Once your book is written and printed, you know that you will be ready to sell it, but who will you sell it to? As a self-published author you need to plan ahead to accomplish your goal and get the most out of the money you spend. A book marketing plan is the specific tool you will use to find your book’s audience and create places to sell your books.
Begin to outline your plan even BEFORE your book is completed. This will give you the opportunity to align your (nonfiction) topics, and (fiction) storylines with national and local holidays, promotions, regional developments, etc. and give you the advantage of FREE publicity tie-ins.
Knowing who you are writing your book for will help you to narrow your marketing focus and target specific groups. Direct your marketing toward networks, instead of working one-on-one. Consider building your marketing plan around your sorority, fraternity, special interest groups, business networks, etc.
Make a budget and stick to it. This will keep your costs from getting out of hand – a lot of what is available, and what other people tell you that they will do for you and your book will sound good until you look at what it will actually cost you. When you are making your budget, look at delivery times for each item that you include. If getting it sooner will cost more, the item may not prove to be a bargain. If you can do something yourself and still manage everything else comfortably, again, the purchase may not actually be a bargain unless it is ABSOLUTELY going to sell more books.
Your book is your product, so you will need to know who your competitors are. Check out the competition – take a look at what other people writing similar books are doing.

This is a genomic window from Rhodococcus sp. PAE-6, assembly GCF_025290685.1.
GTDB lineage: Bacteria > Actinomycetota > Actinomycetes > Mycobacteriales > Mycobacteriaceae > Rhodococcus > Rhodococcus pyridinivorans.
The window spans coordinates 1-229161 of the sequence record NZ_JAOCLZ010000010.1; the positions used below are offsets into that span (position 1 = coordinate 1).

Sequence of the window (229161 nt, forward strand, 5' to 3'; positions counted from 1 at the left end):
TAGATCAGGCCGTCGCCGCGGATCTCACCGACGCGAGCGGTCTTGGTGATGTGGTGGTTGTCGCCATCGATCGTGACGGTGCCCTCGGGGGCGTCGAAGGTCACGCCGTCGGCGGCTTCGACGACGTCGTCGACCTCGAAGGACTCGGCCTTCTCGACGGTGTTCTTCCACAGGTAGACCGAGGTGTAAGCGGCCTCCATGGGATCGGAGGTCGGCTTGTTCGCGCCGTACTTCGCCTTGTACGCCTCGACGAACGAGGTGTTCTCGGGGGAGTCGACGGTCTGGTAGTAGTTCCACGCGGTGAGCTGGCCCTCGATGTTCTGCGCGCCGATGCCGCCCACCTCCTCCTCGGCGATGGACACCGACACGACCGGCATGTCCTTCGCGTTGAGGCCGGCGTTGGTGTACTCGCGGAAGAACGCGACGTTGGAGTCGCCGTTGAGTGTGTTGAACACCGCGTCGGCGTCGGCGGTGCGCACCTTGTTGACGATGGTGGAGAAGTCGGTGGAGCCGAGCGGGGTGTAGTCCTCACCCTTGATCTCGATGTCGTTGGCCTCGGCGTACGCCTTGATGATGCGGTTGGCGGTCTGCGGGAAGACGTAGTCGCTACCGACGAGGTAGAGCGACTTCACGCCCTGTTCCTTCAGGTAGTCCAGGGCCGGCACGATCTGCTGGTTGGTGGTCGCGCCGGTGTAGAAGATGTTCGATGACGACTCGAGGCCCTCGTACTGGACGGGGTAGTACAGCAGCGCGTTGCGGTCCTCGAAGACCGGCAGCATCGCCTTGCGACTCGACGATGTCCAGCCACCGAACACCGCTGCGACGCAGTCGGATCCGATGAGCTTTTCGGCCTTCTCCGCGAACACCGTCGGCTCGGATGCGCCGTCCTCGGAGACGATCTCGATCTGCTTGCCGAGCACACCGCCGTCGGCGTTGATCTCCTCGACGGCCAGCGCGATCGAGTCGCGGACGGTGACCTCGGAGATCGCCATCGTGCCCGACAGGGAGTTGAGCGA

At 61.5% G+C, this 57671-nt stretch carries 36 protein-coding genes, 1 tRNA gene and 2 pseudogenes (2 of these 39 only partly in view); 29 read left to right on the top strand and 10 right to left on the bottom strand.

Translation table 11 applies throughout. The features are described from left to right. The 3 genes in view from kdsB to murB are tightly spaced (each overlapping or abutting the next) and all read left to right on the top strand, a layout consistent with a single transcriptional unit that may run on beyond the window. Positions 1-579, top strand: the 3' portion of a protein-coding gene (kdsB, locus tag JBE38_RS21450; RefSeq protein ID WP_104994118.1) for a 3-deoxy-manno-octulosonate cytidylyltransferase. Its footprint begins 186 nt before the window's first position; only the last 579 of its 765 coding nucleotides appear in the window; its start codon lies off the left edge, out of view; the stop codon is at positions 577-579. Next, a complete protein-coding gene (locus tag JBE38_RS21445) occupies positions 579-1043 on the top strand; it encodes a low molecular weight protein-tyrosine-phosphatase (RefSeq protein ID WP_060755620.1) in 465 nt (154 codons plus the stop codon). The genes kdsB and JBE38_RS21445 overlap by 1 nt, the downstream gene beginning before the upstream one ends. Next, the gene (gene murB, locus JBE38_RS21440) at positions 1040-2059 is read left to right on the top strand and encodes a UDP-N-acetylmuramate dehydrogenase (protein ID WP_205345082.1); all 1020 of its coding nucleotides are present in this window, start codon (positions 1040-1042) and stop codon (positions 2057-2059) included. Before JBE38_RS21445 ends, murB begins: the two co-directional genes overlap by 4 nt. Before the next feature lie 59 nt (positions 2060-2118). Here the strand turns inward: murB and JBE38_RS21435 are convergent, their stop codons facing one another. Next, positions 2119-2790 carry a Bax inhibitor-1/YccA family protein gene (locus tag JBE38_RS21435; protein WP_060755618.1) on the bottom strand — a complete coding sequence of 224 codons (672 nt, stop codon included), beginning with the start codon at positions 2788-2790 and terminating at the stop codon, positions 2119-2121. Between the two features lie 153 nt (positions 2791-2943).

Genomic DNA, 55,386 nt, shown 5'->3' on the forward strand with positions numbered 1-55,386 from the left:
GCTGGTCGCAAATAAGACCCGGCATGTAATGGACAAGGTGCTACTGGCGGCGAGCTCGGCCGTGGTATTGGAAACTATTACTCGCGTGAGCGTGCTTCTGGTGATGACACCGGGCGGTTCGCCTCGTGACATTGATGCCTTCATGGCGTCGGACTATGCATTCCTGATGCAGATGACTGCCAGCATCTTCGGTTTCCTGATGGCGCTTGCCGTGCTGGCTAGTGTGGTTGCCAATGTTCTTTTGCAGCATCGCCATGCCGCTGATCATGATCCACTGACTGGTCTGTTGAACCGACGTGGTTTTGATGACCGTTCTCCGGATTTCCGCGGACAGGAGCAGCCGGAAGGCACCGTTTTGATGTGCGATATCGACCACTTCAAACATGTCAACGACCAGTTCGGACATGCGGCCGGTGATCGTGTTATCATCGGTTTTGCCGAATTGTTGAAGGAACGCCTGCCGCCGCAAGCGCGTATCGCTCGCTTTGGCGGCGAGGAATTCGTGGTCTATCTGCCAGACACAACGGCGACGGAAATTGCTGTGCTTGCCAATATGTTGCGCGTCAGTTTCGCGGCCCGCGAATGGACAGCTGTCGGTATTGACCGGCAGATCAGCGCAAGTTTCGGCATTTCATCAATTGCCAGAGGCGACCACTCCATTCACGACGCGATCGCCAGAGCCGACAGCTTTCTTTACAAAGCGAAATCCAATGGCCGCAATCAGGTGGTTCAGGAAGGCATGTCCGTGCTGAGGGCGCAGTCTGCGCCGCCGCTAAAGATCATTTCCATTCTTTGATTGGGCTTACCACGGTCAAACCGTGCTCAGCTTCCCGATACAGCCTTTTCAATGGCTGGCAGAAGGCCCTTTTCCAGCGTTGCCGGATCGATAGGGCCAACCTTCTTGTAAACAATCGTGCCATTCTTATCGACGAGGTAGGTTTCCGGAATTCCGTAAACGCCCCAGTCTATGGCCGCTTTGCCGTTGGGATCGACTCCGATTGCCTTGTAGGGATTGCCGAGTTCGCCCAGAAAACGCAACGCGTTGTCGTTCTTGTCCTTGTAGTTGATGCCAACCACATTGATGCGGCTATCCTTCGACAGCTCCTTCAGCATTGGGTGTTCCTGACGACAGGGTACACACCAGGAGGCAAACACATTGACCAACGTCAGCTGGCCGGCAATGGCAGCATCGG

- As a self-published author, you have control over the amount you will charge for your book. Take a close look at what other authors writing similar books are charging. Be careful NOT to price yourself out of your market.
- Remember that printing larger quantities on your own, rather than using a POD (Print On Demand) source will allow you to achieve higher profits per book, but will require a larger initial expense on your part.
Advertising will be critical because it will tell the world that your book exists. Unusual contests and imaginative packaging will create buzz and free publicity, but you need to make sure that you combine your unusual promotional techniques with steadfast long-term tactics too. If your budget allows you to place ads, keep them running in books and on sites where your customers will see them. Also, consider the popular trends in promoting books like yours.
- Consider contacting blog owners and doing an online book tour
- Take a close look at options like blogtalk radio and consider contacting the hosts for appearances, or even hosting your own show.
- If you do not already have a website and/or a blog, NOW is the time to build one.
- Visit the websites of other authors and be sure to leave messages in the guestbooks – readers DO look to see who has visited, and will frequently visit the websites of other authors.
- Consider doing a book trailer on your own, or having one done. You can post it everywhere from your own site and/or blog, to YouTube and sites like GoodReads, Shelfari, and LibraryThing.
- EVERYBODY does contests, consider tying your advertising to a cause.
Distribution will be highly important to your plan. Knowing how your readers will find and purchase your book will determine how much money you will ultimately make from your efforts. Many writers depend upon word of mouth and family and friends – this is REALLY inefficient, unless you have thousands of cousins just waiting with money in hand and friends in tow. If not you will need to consider:
- This is yet another place where your website is key. Be sure that your site features you and your book(s), and has a purchase link. You will also be able to post your signings and other locations where the book can be purchased.
- Your handouts and giveaways like business cards and bookmarks (and anything else that you give away, including shirts, cups, caps, mousepads, pens, etc.) should all include a link to your website so that people will not only become aware of your book, but go to the site to see more, and ultimately make a purchase.
- Put a purchase link into your email signature.
- Low cost, high view ads are available from online bookstores and other classifieds.
- While regular “physical” distribution services are available (Search “Book Distributers” online), smaller print runs can also be marketed economically online through online bookstores.